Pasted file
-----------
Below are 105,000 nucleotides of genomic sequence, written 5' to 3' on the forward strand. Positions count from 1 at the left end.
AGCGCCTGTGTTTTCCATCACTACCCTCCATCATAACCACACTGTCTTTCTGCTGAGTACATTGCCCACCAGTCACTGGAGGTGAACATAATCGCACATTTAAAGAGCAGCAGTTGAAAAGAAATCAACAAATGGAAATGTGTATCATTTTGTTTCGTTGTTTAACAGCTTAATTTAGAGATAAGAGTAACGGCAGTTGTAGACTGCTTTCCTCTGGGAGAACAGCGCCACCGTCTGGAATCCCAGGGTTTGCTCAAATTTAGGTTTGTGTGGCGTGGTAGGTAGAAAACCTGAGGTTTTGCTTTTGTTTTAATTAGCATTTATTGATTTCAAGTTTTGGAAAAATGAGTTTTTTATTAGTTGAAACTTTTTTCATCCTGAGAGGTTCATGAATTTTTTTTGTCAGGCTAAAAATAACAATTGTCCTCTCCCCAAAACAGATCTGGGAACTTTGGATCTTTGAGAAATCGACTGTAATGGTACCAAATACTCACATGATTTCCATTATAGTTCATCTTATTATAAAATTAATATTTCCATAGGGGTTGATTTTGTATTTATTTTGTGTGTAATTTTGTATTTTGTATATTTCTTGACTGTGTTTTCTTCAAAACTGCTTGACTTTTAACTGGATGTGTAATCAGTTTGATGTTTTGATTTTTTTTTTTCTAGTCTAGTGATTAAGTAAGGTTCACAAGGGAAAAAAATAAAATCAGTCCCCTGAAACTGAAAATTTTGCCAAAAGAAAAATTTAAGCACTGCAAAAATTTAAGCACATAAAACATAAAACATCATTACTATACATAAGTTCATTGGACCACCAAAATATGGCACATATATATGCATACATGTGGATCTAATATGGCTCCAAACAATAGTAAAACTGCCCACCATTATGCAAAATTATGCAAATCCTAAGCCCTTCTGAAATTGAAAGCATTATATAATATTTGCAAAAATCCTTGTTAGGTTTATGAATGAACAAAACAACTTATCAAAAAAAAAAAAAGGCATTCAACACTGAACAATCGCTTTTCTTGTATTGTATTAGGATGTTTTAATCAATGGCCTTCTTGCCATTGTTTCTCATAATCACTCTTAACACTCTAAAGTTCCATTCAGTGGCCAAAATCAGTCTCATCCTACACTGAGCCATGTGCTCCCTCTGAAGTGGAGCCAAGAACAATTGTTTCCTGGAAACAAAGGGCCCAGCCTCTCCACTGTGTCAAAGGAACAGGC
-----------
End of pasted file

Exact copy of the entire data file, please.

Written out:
Below are 105,000 nucleotides of genomic sequence, written 5' to 3' on the forward strand. Positions count from 1 at the left end.
AGCGCCTGTGTTTTCCATCACTACCCTCCATCATAACCACACTGTCTTTCTGCTGAGTACATTGCCCACCAGTCACTGGAGGTGAACATAATCGCACATTTAAAGAGCAGCAGTTGAAAAGAAATCAACAAATGGAAATGTGTATCATTTTGTTTCGTTGTTTAACAGCTTAATTTAGAGATAAGAGTAACGGCAGTTGTAGACTGCTTTCCTCTGGGAGAACAGCGCCACCGTCTGGAATCCCAGGGTTTGCTCAAATTTAGGTTTGTGTGGCGTGGTAGGTAGAAAACCTGAGGTTTTGCTTTTGTTTTAATTAGCATTTATTGATTTCAAGTTTTGGAAAAATGAGTTTTTTATTAGTTGAAACTTTTTTCATCCTGAGAGGTTCATGAATTTTTTTTGTCAGGCTAAAAATAACAATTGTCCTCTCCCCAAAACAGATCTGGGAACTTTGGATCTTTGAGAAATCGACTGTAATGGTACCAAATACTCACATGATTTCCATTATAGTTCATCTTATTATAAAATTAATATTTCCATAGGGGTTGATTTTGTATTTATTTTGTGTGTAATTTTGTATTTTGTATATTTCTTGACTGTGTTTTCTTCAAAACTGCTTGACTTTTAACTGGATGTGTAATCAGTTTGATGTTTTGATTTTTTTTTTTCTAGTCTAGTGATTAAGTAAGGTTCACAAGGGAAAAAAATAAAATCAGTCCCCTGAAACTGAAAATTTTGCCAAAAGAAAAATTTAAGCACTGCAAAAATTTAAGCACATAAAACATAAAACATCATTACTATACATAAGTTCATTGGACCACCAAAATATGGCACATATATATGCATACATGTGGATCTAATATGGCTCCAAACAATAGTAAAACTGCCCACCATTATGCAAAATTATGCAAATCCTAAGCCCTTCTGAAATTGAAAGCATTATATAATATTTGCAAAAATCCTTGTTAGGTTTATGAATGAACAAAACAACTTATCAAAAAAAAAAAAAGGCATTCAACACTGAACAATCGCTTTTCTTGTATTGTATTAGGATGTTTTAATCAATGGCCTTCTTGCCATTGTTTCTCATAATCACTCTTAACACTCTAAAGTTCCATTCAGTGGCCAAAATCAGTCTCATCCTACACTGAGCCATGTGCTCCCTCTGAAGTGGAGCCAAGAACAATTGTTTCCTGGAAACAAAGGGCCCAGCCTCTCCACTGTGTCAAAGGAACAGGC